I previously discussed how galacto-oligosaccharides, or GOS, may provide unique or outsized benefits in cultivating healthy bowel flora, particularly bifidobacteria. Enriching bowel flora in bifidobacteria has been associated with a wide array of health benefits ranging from decreases in insulin to improved mental health. If you are interested in GOS and obtaining the beneficial effects of prebiotic fibers, note that these are strategies that should only be pursued if you are wheat/grain-free, have been taking a high-potency probiotic (e.g., 50 billion CFUs per day), and do not have dysbiosis. (Prebiotic fibers will make dysbiosis worse, signaled by abdominal pain, excessive bloating and gas, and diarrhea, since they feed undesirable microbial species as well as desirable.)
How do we go about increasing our intake of GOS? While there are nutritional supplements you can buy (though mostly also contain beta glucan sourced from oats, thereby risking exposure to oat proteins such as avenin that can cross-react with other grain prolamin proteins, such as gliadin of wheat), in the Wheat Belly lifestyle we try to obtain our nutrients from real, whole foods. (The supplement powders are also very expensive, while food sources are inexpensive.)
The food sources of GOS also tend to be digestible carbohydrate-rich: eating too large a portion size, while providing greater quantities of GOS, also can send blood sugar and insulin excessively high and can result in stalled weight loss or weight gain, insulin resistance if repeated many times, and all the phenomena of glycation over time, such as hypertension, heart disease, cataracts, senile dementia, and skin aging. So the key is small portion size. For every food listed, a safe quantity is no more than 1/4 to 1/2 cup cooked per meal. You will also see that the GOS-rich foods listed are all legumes and that, beyond their amylopectin content responsible for potential blood sugar havoc, also contain lectins (indigestible and potentially inflammatory in some people) and phytates (that bind calcium, magnesium, iron, and zinc and make them unavailable for absorption). Once again, the key here is small serving sizes. (Some people also advocate extended soaking to reduce phytate content, but this also reduces the GOS content by around 25%, as well.)
Among the foods rich in GOS to include in your dietary habits are:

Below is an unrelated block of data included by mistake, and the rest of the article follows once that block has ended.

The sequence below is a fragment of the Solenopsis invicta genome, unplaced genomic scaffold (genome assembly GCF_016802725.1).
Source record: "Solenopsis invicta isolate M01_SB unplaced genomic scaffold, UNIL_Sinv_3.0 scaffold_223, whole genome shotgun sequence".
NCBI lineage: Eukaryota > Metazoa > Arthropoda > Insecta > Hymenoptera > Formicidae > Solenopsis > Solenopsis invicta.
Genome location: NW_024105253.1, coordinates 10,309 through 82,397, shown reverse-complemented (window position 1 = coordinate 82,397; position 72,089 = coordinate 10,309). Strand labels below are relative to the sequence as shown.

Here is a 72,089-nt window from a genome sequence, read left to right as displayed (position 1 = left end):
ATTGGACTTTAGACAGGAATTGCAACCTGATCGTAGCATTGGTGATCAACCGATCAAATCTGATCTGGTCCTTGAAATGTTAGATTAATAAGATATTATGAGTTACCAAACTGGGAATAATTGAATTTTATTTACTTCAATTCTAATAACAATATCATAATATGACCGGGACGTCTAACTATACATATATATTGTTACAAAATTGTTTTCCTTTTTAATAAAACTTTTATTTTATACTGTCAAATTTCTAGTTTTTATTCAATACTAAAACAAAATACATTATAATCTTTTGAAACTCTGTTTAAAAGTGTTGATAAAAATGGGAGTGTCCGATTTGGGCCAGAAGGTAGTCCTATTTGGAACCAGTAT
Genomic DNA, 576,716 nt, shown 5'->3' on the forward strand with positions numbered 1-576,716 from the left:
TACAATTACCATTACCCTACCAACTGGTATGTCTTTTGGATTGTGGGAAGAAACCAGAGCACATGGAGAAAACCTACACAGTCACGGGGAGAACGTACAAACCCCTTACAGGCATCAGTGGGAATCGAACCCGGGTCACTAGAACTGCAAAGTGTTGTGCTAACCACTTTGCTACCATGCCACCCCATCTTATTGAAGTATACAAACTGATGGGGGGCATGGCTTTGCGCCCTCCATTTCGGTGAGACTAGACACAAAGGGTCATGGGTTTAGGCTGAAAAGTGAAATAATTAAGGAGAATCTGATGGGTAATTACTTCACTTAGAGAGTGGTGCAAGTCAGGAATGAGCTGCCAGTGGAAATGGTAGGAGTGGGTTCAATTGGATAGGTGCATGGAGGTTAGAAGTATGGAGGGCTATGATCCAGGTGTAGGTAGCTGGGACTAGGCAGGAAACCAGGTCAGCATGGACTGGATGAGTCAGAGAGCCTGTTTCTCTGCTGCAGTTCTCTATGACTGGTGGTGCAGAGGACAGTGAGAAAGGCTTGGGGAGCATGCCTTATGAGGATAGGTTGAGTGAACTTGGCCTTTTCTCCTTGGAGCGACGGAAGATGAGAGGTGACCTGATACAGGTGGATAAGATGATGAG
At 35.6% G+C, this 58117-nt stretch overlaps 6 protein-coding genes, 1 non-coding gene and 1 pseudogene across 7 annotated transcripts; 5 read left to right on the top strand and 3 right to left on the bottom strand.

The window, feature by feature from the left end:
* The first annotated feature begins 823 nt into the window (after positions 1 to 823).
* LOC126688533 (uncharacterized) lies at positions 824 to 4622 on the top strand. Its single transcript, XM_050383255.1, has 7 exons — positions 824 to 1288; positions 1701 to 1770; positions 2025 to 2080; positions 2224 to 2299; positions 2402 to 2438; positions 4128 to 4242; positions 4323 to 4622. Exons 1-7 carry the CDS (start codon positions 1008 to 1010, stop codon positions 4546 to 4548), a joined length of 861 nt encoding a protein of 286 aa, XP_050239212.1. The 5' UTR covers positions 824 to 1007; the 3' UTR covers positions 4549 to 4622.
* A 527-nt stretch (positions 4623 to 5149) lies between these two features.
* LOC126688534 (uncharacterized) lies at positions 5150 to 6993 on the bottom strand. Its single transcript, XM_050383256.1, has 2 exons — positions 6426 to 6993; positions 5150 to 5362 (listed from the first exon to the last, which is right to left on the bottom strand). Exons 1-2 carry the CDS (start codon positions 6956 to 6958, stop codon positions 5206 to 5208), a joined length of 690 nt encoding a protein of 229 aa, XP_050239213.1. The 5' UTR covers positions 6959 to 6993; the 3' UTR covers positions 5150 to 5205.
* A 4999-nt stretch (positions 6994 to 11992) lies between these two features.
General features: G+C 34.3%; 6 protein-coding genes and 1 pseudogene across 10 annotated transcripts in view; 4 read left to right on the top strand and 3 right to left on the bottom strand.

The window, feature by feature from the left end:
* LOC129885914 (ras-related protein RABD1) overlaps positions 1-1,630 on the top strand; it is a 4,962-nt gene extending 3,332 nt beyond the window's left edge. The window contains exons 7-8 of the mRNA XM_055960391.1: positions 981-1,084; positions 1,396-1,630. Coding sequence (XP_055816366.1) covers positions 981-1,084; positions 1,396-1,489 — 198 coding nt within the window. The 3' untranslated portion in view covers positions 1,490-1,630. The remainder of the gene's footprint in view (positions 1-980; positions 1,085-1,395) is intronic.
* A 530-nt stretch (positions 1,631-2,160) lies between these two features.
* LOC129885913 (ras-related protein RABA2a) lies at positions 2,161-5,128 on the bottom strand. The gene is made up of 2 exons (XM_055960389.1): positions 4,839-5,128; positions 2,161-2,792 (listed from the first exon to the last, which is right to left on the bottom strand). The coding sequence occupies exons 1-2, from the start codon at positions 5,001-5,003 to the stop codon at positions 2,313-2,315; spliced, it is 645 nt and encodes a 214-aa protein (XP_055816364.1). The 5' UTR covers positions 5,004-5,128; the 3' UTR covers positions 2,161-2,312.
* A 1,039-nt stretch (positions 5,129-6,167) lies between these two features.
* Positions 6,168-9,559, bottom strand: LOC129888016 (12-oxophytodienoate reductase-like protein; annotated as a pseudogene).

- Green peas
- Lima beans
- Kidney beans
Of the 6 to 7 grams of total prebiotic fiber in each 1/2 cup serving of the above legumes, around 3 to 4 grams, or approximately half, are in the GOS form (Tosh 2013; Johnson 2013). From our previous GOS discussion, we know that maximum benefits and tolerability of GOS fibers occurs at an intake in the neighborhood of 5 grams per day, maximum total (GOS, FOS, etc., all summed up) prebiotic fiber benefits at 20 grams per day.
Given the lectin and phytate content of legumes, are we on balance better off by getting this quantity of GOS while staying low in serving size? I believe we are, particularly on the background of having eliminated the far worse effects of wheat and grains. I also believe it is important that, should you add GOS-rich foods to your regimen, it also occurs alongside other sources of prebiotic fibers, such as inulin, FOS, raw potatoes/raw potato starch, green bananas, etc. Is it important to obtain GOS every day if other such prebiotics have been incorporated into the diet? Unclear, but my gut sense (ha ha!) is that, as human habits over the millennia were characterized not by dietary monotony, but by variety, I suspect it is most important that you include varied sources of prebiotic fibers every day and that GOS-rich sources are just one ingredient in the overall effort but does not necessarily have to be a daily habit.
While I highlight the exceptional effects of GOS for bowel flora here, it is important to bear in mind that no single prebiotic fiber will suffice to fully cultivate a collection of healthy bowel flora because different microbial species “prefer” different fibers, depending on their genetic capacity to metabolize such fibers. While some prefer GOS, others prefer FOS, inulin, or other fibers. Variety is the key, as we are also trying to cultivate wide species diversity. In every study of the bowel flora of primitive people, such as the Hadza of sub-Saharan Africa, largely unexposed to antibiotics, plastics, pesticides, herbicides, grains and all the other factors that disrupt bowel flora composition, the one feature that stands out is a wide diversity of species, as compared to the narrower range of species in modern people. One way to cultivate species diversity is to vary your prebiotic fiber routine; GOS is simply another prebiotic fiber to add to the list, though one that may have special importance.
In coming weeks, I shall be posting some Wheat Belly recipes tweaked to include some of these fibers sources with portion sizes controlled in order to avoid all the adverse consequences of excessive carbohydrate exposure.